This is the second method I am sharing on correctly sizing the position of each trade with proper risk management techniques. The first post was a volatility-based system which uses Average True Range as the key indicator.
In this post, we will explore position sizing using a method often called Percent Risk. Percent Risk is the acceptable decline in a market based on a percentage of the purchase price where you will set your stop loss price.
Percent Risk is a bit of an arbitrary strategy; markets can be very different from each other. We will look at some potential techniques you can use to apply Percent Risk appropriately.
At first blush, you might be inclined to use the exact same Percent Risk across the board for all asset classes by choosing a simple number. For example, you might say that you will sell any position if it declines 5 percent from your entry price.
However, this means that every position you enter will be the exact same size based on your equity. This doesn't make a lot of sense since a short-term treasury bond ETF is far less likely to decline 5 percent than an individual small cap stock.
Should a high risk position be the same size as a low risk position when they will have drastically different effects on your portfolio?
Using Annual Standard Deviation
If you're using Percent Risk as a position size measure across different asset classes, I would recommend looking at the long-term annual percent standard deviation of security you are considering.
You can easily find the standard deviation of most assets on Yahoo Finance, Morningstar, and most trading platforms. The single standard deviation is the percent range that covers more than two-thirds of the historical annual price movements.
Once you have the annual standard deviation, you will need to determine how you will use this figure in your portfolio given your backtesting.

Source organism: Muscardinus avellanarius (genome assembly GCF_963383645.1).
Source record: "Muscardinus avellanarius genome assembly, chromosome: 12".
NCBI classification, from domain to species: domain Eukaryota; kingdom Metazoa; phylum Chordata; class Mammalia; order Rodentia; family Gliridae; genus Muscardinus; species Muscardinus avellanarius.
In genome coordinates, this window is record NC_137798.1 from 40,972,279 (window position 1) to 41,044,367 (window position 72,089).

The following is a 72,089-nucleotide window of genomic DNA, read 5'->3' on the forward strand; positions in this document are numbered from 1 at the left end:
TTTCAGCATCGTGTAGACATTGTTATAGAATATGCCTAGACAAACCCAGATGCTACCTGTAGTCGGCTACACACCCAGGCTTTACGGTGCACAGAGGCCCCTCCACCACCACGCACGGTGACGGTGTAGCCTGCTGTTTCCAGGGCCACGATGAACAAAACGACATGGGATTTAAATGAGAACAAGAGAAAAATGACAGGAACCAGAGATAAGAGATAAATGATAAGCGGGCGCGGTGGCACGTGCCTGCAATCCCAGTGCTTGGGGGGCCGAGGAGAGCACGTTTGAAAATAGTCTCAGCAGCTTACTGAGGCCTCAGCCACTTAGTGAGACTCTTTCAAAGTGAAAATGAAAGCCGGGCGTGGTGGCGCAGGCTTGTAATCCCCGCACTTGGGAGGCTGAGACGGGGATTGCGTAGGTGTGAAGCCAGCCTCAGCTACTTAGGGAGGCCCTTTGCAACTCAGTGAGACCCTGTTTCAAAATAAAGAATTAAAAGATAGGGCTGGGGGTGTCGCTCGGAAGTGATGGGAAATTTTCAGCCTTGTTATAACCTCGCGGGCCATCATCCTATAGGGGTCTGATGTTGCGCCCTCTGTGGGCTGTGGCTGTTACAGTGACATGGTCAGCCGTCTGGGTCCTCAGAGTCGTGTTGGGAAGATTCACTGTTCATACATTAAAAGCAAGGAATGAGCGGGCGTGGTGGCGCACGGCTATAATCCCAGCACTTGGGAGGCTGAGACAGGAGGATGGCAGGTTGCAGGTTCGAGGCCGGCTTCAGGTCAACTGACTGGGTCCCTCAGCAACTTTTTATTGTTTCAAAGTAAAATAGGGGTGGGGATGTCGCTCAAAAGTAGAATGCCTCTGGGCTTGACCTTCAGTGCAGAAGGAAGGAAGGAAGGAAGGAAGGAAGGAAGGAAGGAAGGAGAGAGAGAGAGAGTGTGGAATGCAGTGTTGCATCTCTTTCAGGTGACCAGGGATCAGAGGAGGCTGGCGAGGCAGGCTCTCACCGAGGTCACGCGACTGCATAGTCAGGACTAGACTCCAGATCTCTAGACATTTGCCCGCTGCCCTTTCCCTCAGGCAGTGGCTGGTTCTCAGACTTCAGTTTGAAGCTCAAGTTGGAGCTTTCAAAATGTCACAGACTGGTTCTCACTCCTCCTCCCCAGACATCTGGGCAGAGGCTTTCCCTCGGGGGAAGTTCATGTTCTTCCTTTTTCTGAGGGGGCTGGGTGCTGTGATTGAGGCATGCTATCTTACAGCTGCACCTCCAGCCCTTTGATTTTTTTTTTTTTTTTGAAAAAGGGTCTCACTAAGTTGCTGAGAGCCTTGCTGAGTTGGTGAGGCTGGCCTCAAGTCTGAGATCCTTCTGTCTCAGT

If you want to be very cautious, you may use the annualized standard deviation number without any alteration. This will generally result in small positions. If you want to set tighter stops, you may use a fraction of the annualized standard deviation to set your stop price.
For example, the annualized standard deviation of the S&P 500 is 15 percent. When we buy a low cost ETF for the S&P 500 (IVV), we would set our Stop Price at 15 percent below the current price. If we wanted to use half of annual volatility, we could set the stop price at 7.5 percent below the current price.
Although they both are a measure of volatility, this differs distinctly from using average true range. Standard deviation is the long-term price movement while ATR is based on recent daily price movements.
Using Static Percent Risk
Within an asset class, it could work well to use static Percent Risk for every security within that asset class rather than obtaining the annual standard deviation of each security.
One reason for using a static percent risk might be a lack of data to calculate annualized standard deviation; another reason might be ease of calculation.
For example, let's say you have a trading account where you trade individual small cap stocks exclusively. We know many small cap stocks are volatile, we know their characteristics can change rapidly as they mature, and there are also many small cap stocks without a long track record of pricing.